Paul Doiron here—
Tomorrow, my third novel in the Mike Bowditch series, Bad Little Falls, lands in bookstores. Publication day is always a milestone in an author’s life no matter how many novels you have published. The book that you have lived with, usually for years, is finally entering the world where it will either be embraced, or not, by readers. To help the novel along, you yourself venture out alongside it, giving readings and doing signings (here is information about my own book tour). But ultimately the book will rise or fall based upon whether readers recommend it enthusiastically to their friends. As our own Julia Spencer-Fleming once told me, “The book sells the book.” With that in mind, I offer the first two chapters below. I hope it intrigues you and that you will want to read more, and that once you have done so, you will tell your friends about it.
The last time I saw Lucas Sewall, he left a school notebook under the passenger seat of my truck.
It was a curious document. The boy had drawn disturbing images on the covers—pictures of vampire women and giant owls with bloodstained beaks. The inside pages were crammed with his indecipherable handwriting, words so small you needed a magnifying glass to read them. There were maps labeled with cryptic directions to “lightning trees” and “old Injun caves” and hieroglyphs that might have been messages in secret code or just meaningless scribbles. With a compulsive liar like Lucas, you never knew whether you were dealing with fact or fiction.
The dated diary entries were especially hard to unravel. Between his other weird jottings, the kid had seemingly kept a careful record of the tragic events in Township Nineteen, as if he had anticipated that his eyewitness account might one day prove useful in a court of law. But who knows what was going on in that oversize head of his? In my short acquaintance with him, I learned Lucas Sewall was a deeply damaged child who believed in manipulating adults, settling scores, and tying up loose ends. Sometimes I wondered whether he didn’t see the notebook as his last will and testament, with me in the role of executor.
The first entry was dated three nights before the fatal snowstorm:
Randle came around last night drunker than usual and made us leave the house again so he could get at his stash of drugs without us knowing where he’d hid them.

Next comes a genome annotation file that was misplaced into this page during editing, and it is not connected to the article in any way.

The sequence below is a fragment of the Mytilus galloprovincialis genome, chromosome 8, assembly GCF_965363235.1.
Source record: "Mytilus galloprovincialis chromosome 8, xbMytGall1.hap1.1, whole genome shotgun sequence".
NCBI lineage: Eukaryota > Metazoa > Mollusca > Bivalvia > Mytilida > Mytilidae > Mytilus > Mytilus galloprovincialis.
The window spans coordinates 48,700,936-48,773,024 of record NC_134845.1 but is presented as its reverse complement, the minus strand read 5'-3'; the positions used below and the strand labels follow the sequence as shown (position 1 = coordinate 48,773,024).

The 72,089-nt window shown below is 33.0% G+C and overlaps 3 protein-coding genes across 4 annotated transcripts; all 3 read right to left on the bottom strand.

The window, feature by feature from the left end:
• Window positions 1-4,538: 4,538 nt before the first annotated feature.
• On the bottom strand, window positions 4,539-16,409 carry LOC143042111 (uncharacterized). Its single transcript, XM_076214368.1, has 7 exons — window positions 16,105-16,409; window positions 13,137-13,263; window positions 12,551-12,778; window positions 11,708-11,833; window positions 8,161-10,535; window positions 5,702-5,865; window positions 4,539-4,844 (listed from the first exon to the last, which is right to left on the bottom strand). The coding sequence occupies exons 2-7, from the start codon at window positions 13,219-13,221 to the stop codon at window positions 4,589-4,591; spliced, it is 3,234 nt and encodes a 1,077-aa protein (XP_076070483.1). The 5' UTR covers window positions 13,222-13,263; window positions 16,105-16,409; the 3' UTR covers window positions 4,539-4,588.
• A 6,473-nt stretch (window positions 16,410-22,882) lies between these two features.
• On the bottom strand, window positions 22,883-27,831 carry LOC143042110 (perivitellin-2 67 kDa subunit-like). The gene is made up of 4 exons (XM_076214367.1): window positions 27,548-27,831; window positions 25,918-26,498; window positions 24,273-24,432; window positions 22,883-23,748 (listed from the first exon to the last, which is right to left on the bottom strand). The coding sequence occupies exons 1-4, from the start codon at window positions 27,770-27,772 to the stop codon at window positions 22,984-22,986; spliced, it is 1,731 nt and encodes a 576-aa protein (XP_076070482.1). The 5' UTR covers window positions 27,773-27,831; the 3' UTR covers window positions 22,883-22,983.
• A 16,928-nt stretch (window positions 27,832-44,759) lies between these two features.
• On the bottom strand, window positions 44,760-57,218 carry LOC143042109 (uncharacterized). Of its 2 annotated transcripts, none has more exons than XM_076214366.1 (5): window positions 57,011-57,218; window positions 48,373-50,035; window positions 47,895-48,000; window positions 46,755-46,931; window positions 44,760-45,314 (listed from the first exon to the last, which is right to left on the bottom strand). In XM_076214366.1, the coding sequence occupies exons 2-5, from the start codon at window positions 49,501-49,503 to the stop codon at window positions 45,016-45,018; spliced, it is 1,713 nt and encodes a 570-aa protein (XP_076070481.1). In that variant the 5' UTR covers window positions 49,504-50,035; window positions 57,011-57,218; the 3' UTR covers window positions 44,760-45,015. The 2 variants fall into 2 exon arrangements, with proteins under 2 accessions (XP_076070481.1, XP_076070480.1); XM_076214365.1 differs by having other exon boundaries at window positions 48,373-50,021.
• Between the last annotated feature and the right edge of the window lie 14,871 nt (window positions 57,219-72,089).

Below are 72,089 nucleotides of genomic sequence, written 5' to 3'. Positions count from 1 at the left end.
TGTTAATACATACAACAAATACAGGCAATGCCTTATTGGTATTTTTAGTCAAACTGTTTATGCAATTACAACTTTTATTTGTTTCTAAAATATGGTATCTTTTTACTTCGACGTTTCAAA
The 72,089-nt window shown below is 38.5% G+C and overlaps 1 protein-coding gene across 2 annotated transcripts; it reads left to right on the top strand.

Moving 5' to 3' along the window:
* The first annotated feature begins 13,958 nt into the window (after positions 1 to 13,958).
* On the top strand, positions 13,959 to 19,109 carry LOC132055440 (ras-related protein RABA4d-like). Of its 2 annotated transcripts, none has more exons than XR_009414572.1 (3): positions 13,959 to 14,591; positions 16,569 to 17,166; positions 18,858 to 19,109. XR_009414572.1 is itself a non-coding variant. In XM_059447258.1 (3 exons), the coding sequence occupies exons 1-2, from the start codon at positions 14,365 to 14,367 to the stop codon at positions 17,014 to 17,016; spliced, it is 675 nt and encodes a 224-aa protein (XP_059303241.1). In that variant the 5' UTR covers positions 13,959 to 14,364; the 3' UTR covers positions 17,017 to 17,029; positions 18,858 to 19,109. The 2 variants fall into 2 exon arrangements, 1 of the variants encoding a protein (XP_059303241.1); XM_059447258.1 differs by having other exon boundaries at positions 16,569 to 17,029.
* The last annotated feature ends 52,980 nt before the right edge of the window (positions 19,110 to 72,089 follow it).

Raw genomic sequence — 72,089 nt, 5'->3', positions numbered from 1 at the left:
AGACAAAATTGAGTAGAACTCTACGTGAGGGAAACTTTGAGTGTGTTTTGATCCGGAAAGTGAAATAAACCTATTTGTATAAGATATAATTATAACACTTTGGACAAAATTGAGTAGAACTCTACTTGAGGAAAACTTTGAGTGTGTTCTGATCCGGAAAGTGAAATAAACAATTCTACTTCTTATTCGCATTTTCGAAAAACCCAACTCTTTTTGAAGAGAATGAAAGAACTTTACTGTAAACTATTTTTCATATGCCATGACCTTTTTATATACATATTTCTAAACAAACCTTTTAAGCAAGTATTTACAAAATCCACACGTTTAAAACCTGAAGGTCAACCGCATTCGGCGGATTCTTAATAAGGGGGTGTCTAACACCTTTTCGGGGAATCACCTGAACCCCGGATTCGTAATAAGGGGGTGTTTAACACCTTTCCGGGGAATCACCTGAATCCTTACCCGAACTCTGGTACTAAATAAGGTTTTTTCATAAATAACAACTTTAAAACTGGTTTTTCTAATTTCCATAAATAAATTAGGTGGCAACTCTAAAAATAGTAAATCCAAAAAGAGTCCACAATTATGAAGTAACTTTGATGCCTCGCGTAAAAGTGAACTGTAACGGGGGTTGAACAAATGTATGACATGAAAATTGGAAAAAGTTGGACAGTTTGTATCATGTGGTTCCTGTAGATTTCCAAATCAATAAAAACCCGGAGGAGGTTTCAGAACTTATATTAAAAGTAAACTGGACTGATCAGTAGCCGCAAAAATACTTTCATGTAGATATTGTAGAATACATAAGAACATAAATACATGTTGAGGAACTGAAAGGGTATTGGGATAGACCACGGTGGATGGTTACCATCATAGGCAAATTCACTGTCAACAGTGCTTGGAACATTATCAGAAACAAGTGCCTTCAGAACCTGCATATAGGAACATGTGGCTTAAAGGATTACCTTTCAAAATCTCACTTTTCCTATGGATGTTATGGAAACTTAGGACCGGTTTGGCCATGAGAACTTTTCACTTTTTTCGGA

Ma didn’t want to let him in, but Randle had the Glock he bought off that Mexican in Milbridge and said he’d use it this time if we didn’t wait outside in the dooryard while he got his pills and powder.
We had trouble bringing Aunt Tammi down the ramp on account of her wheelchair not having good grippy-ness on the ice and snow.
Ma said we should at least wait inside the car, where we could run the blower, only she’d forgotten the keys on the kitchen table. That just made her more pissed off than she already was.
We could’ve waited in Randle’s car except that Uncle Prester was passed out in the shotgun seat and he smelt like he’d puked himself, which wouldn’t be the first time.
Randle was inside the house a long time, making shadows behind the curtains. When he came out, Ma said they were broken up forever and she didn’t like him hiding his drugs in her house for the cops to find.
That got Randle all exercised. He said if she ever ratted on him, she’d be sorry, and he said that went double for the Boy Genius.
Randle didn’t figure that I’d already found his stupid drugs stuffed behind the insulation in the sewing room . . . easiest place in the world to find, on account of the pink dust all over the floor.
He didn’t know what I did to the pills, neither . . . and wasn’t he in for a wicked surprise when someone swallowed one of them Oxycottons?
I would pay GOOD money to see Randle get his ass kicked.
As it happened, Lucas didn’t have long to wait.
Two days later, his mother’s ex-boyfriend was dead and his uncle Prester lay in a hospital bed with blackened claws where his fingers and toes had once been.
The zebra had frozen to death beneath a pine tree.